He sat down miserably, as if I had pushed him, and simultaneously there was the sound of a motor turning into my lane. We both jumped up, and, a little harrowed myself, I went out into the yard.
Under the dripping bare lilac-trees a large open car was coming up the drive. It stopped. Daisy’s face, tipped sideways, beneath a three-cornered lavender hat, looked at me with a bright ecstatic smile.
‘Is this absolutely where you live, my dearest one?’
The exhilarating ripple of her voice was a wild tonic in the rain. I had to follow the sound of it for a moment, up and down, with my ear alone, before any words came through. A damp streak of hair lay like a dash of blue paint across her cheek, and her hand was wet with glistening drops as I took it to help her from the car.
‘Are you in love with me,’ she said low in my ear, ‘or why did I have to come alone?’
‘That’s the secret of Castle Rackrent. Tell your chauffeur to go far away and spend an hour.’
‘Come back in an hour, Ferdie.’ Then in a grave murmur: ‘His name is Ferdie.’
‘Does the gasoline affect his nose?’
‘I don’t think so,’ she said innocently. ‘Why?’
We went in. To my overwhelming surprise the living-room was deserted.
‘Well, that’s funny,’ I exclaimed.
She turned her head as there was a light dignified knocking at the front door. I went out and opened it. Gatsby, pale as death, with his hands plunged like weights in his coat pockets, was standing in a puddle of water glaring tragically into my eyes.
With his hands still in his coat pockets he stalked by me into the hall, turned sharply as if he were on a wire, and disappeared into the living-room. It wasn’t a bit funny. Aware of the loud beating of my own heart I pulled the door to against the increasing rain.
For half a minute there wasn’t a sound. Then from the living-room I heard a sort of choking murmur and part of a laugh, followed by Daisy’s voice on a clear artificial note:
‘I certainly am awfully glad to see you again.’
A pause; it endured horribly. I had nothing to do in the hall, so I went into the room.
Gatsby, his hands still in his pockets, was reclining against the mantelpiece in a strained counterfeit of perfect ease, even of boredom. His head leaned back so far that it rested against the face of a defunct mantelpiece clock, and from this position his distraught eyes stared down at Daisy, who was sitting, frightened but graceful, on the edge of a stiff chair.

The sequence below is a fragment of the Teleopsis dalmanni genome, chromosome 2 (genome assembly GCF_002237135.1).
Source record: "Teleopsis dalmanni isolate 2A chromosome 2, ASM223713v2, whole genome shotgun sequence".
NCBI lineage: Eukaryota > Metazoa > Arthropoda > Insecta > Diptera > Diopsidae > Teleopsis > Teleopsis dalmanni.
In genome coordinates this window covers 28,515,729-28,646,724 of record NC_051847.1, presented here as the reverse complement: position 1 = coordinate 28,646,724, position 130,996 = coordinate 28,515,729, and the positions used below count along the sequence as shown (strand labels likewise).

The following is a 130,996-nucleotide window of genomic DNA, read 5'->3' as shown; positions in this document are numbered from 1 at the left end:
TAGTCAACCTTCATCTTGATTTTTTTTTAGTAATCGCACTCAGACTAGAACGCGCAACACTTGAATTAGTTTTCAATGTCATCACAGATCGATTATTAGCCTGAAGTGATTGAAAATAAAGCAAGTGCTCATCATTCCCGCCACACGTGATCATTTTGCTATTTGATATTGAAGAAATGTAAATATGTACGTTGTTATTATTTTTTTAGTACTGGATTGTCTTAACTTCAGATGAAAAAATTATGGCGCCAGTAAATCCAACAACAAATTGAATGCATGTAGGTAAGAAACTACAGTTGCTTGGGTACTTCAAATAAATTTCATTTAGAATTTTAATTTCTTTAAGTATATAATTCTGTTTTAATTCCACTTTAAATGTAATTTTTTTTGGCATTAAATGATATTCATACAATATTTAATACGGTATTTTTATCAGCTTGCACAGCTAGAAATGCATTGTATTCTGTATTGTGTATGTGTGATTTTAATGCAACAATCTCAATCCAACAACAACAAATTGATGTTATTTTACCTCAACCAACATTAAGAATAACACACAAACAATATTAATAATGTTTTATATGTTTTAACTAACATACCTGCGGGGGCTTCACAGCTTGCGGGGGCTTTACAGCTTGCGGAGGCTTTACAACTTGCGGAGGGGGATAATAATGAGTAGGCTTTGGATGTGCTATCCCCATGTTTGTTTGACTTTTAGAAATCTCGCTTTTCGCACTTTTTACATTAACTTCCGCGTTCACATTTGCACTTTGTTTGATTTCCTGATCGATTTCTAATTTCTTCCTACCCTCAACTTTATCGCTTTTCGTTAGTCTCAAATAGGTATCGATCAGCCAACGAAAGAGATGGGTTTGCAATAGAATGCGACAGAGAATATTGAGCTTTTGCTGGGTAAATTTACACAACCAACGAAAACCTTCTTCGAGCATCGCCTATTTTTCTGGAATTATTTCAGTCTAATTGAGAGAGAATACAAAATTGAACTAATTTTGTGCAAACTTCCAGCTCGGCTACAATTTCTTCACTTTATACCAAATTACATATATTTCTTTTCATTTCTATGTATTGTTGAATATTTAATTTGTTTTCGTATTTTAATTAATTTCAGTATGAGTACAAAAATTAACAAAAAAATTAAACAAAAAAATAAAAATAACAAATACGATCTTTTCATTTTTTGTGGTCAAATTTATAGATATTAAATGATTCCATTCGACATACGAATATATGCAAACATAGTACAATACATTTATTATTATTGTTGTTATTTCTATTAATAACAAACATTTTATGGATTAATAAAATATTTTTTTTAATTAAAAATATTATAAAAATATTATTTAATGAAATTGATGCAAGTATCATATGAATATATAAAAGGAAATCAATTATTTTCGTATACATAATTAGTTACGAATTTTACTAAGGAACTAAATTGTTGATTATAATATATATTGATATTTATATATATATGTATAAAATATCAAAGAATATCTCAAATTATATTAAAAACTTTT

‘We’ve met before,’ muttered Gatsby. His eyes glanced momentarily at me, and his lips parted with an abortive attempt at a laugh. Luckily the clock took this moment to tilt dangerously at the pressure of his head, whereupon he turned and caught it with trembling fingers and set it back in place. Then he sat down, rigidly, his elbow on the arm of the sofa and his chin in his hand.
‘I’m sorry about the clock,’ he said.
My own face had now assumed a deep tropical burn. I couldn’t muster up a single commonplace out of the thousand in my head.
‘It’s an old clock,’ I told them idiotically.
I think we had all believed for a moment that it had smashed in pieces on the floor.
‘We haven’t met for many years,’ said Daisy, her voice as matter-of-fact as it could ever be.
‘Five years next November.’
The automatic quality of Gatsby’s answer set us all back at least another minute. I had them both on their feet with the desperate suggestion that they help me make tea in the kitchen when the demoniac Finn brought it in on a tray.
Amid the welcome confusion of cups and cakes a certain physical decency established itself. Gatsby got himself into a shadow and, while Daisy and I talked, looked conscientiously from one to the other of us with tense, unhappy eyes. However, as calmness wasn’t an end in itself, I made an excuse at the first possible moment, and got to my feet.
‘Where are you going?’ demanded Gatsby in immediate alarm.
‘I’ll be back.’
‘I’ve got to speak to you about something before you go.’
He followed me wildly into the kitchen, closed the door, and whispered: ‘Oh, God!’ in a miserable way.
‘What’s the matter?’
‘This is a terrible mistake,’ he said, shaking his head from side to side, ‘a terrible, terrible mistake.’
‘You’re just embarrassed, that’s all,’ and luckily I added: ‘Daisy’s embarrassed too.’
‘She’s embarrassed?’ he repeated incredulously.
‘Just as much as you are.’
‘Don’t talk so loud.’
‘You’re acting like a little boy, ‘ I broke out impatiently. ‘Not only that, but you’re rude. Daisy’s sitting in there all alone.’
He raised his hand to stop my words, looked at me with unforgettable reproach, and, opening the door cautiously, went back into the other room.